Wool by Hugh Howey Book Review

Wool

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Part of Hugh Howey’s Wool trilogy, Wool is easily one of the most fascinating and in-depth science fiction novels that you’ll come across today. The book, and indeed the subsequent titles in the trilogy, follows a handful of main characters under the stewardship of one Juliette Nichols, an enigmatic engineering prodigy.

The story picks off from the last few days of Holston as the silo sheriff, with his wife poking holes into the enclosure. The balloon in question has been the home of a 150-level sealed unit, which includes Deputy Marnes, Mayor Jahns, Sheriff Holston, and Juliette, his beloved wife.

Inside, women and men live a walled life in which they must follow strict regulations and rules. It’s a life of lies and secrets. To stay in and “survive”, you must toe the line, but not everyone is following the rules. The non-rule followers are counted as dangerous dissidents.

From their point of view, those who don’t follow these selfish rules are the people who dare to dream and hope, infecting others with their vile optimism while at it. The punishment for flouting the rules is simple and lethal: they’re sent outside to clean the camera apparatus, including the lens, which is the only way the “insiders” can catch a glimpse of the perilous world out there.

People who are inside the balloon have been made to believe the world outside is toxic and dangerous. So, they have never ventured outdoors or smelled the fresh air. Today is the day Sheriff Holston will go outside, clean the lens, and face imminent death. This is where Holston’s short story ends, and where Juliette’s begin.

Wool is a tale that pits the “bad guys” in IT against the “good guys” in the mechanical engineering department. The silo (aka the balloon) is a place where freethinking is not permitted and, predictably, births the revolution against this tyrannical system. It only takes a single person to spark a revolution and that one person none other than Juliette. Her main enemy is of course The Fat Controller Bernard, the head of IT.

Dystopian fiction makes a good chunk of the most notable sci-fi works. More recently, some of them have incorporated the apocalyptic zombie element reminiscent of Fahrenheit 451 by Ray Bradbury or 1984, the cult-classic by George Orwell. Taking a flight from this hot trend, Hugh Howey’s Wool is a true post-apocalyptic fiction that has nothing to do with brain-eating zombies.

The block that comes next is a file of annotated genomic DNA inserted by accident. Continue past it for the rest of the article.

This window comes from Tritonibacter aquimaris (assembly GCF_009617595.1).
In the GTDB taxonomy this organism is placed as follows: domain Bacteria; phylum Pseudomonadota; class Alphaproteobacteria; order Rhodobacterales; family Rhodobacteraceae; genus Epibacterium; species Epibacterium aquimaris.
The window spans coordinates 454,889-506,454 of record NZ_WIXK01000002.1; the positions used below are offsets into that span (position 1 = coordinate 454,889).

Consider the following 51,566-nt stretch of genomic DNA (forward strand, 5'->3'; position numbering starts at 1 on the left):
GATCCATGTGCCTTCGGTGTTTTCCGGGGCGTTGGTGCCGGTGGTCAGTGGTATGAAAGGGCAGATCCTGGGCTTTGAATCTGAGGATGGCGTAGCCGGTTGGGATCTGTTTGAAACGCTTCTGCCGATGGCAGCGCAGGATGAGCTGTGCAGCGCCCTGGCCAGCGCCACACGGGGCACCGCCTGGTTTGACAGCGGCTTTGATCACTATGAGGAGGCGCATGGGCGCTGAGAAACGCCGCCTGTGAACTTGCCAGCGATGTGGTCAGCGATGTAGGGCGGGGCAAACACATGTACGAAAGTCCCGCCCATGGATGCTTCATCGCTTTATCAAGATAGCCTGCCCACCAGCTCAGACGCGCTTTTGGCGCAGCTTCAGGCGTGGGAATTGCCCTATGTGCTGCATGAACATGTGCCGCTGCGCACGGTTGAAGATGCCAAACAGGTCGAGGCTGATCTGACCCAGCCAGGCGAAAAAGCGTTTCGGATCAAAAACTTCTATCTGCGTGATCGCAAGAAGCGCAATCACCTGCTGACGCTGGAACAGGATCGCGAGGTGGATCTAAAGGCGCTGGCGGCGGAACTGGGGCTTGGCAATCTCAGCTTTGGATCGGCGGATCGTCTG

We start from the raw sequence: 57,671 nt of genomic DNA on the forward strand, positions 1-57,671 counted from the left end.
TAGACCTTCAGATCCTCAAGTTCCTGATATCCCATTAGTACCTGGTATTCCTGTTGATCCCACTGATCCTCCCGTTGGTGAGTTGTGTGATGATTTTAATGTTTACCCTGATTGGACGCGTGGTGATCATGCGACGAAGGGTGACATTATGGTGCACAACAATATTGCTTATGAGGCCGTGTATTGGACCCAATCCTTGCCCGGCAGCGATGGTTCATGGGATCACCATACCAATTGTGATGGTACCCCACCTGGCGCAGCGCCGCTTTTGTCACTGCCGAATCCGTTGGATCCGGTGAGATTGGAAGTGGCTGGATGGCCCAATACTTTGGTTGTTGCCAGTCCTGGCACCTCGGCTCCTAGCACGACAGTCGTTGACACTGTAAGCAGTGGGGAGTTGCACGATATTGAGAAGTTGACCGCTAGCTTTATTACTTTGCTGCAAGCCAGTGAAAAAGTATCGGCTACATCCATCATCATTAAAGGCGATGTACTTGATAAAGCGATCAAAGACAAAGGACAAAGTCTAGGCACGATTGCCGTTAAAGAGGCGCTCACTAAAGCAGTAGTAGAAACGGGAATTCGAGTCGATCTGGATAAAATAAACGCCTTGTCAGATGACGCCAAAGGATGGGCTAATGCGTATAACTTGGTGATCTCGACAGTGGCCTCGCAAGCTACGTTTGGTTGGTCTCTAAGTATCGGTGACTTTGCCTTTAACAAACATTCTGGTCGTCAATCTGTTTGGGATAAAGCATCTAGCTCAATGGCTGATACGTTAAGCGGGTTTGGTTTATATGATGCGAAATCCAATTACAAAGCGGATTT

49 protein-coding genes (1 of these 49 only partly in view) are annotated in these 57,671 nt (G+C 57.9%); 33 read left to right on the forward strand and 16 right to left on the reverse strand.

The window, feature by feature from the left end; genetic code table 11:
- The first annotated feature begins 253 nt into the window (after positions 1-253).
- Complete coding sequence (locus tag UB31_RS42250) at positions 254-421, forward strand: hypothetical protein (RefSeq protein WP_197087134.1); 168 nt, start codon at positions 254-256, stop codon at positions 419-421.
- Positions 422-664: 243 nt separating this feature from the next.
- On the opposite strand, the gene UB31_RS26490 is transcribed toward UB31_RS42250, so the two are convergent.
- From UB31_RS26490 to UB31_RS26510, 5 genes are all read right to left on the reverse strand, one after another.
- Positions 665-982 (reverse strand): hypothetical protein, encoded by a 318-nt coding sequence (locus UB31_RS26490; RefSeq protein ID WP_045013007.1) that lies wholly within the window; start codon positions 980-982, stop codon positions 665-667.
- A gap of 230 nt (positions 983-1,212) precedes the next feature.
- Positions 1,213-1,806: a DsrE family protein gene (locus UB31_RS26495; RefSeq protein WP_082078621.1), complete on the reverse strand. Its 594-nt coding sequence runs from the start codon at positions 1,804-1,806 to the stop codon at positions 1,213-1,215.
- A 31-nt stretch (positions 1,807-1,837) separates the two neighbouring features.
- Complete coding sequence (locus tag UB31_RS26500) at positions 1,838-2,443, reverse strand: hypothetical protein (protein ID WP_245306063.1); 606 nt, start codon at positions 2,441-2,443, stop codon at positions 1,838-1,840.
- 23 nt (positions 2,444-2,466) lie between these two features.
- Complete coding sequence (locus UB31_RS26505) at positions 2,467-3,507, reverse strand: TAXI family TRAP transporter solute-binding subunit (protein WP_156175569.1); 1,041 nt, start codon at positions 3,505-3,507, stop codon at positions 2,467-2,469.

Wool reminds us of the sci-fi films that emerged in the 1970s, including George Lucas’s THX 1138 or Logan’s Run. At face value, the silo doesn’t appear to be a bad place. Both the sheriff and an elected mayor are tasked with making sure the rules are followed by everyone. And this includes every person employed on all 150 levels, from those who work in the near-surface cafeteria to the mineworkers at the bottom level.

Sure, crime is very low or non-existent, but inhabitants of the silo are miserable. After all, if you fail to follow the rules, you’ll find yourself in the toxic outside, facing impending death. But everything comes down crumbling when Juliette, a lower-level engineer, is picked to be the next sheriff and, before long, finds herself in trouble with the law.

The façade carefully manned with a series of cameras begins to melt in a pensive, character-driven narrative that will hold the reader’s attention to the last period. In the end, there’s death, war, chaos, and eventually, a new hope. The concept of Wool calls to mind Mega-City One Tower from Judge Dredd’s comic book series. Or the claustrophobic lifestyle of Clarke’s 2001: A Space Odyssey.

Hugh Howey is a publishing sensation. Howey originally self-published Wool as a series of intertwined mini-novels and ended up selling more than a whopping 250,000 copies. Despite being published as different novellas, the different segments come together beautifully to create a work of art. Granted the recent sale of filming rights to Ridley Scott, Wool is likely to become one of the best books of all time, riding the same popularity wave as The Passage or The Hunger Games.

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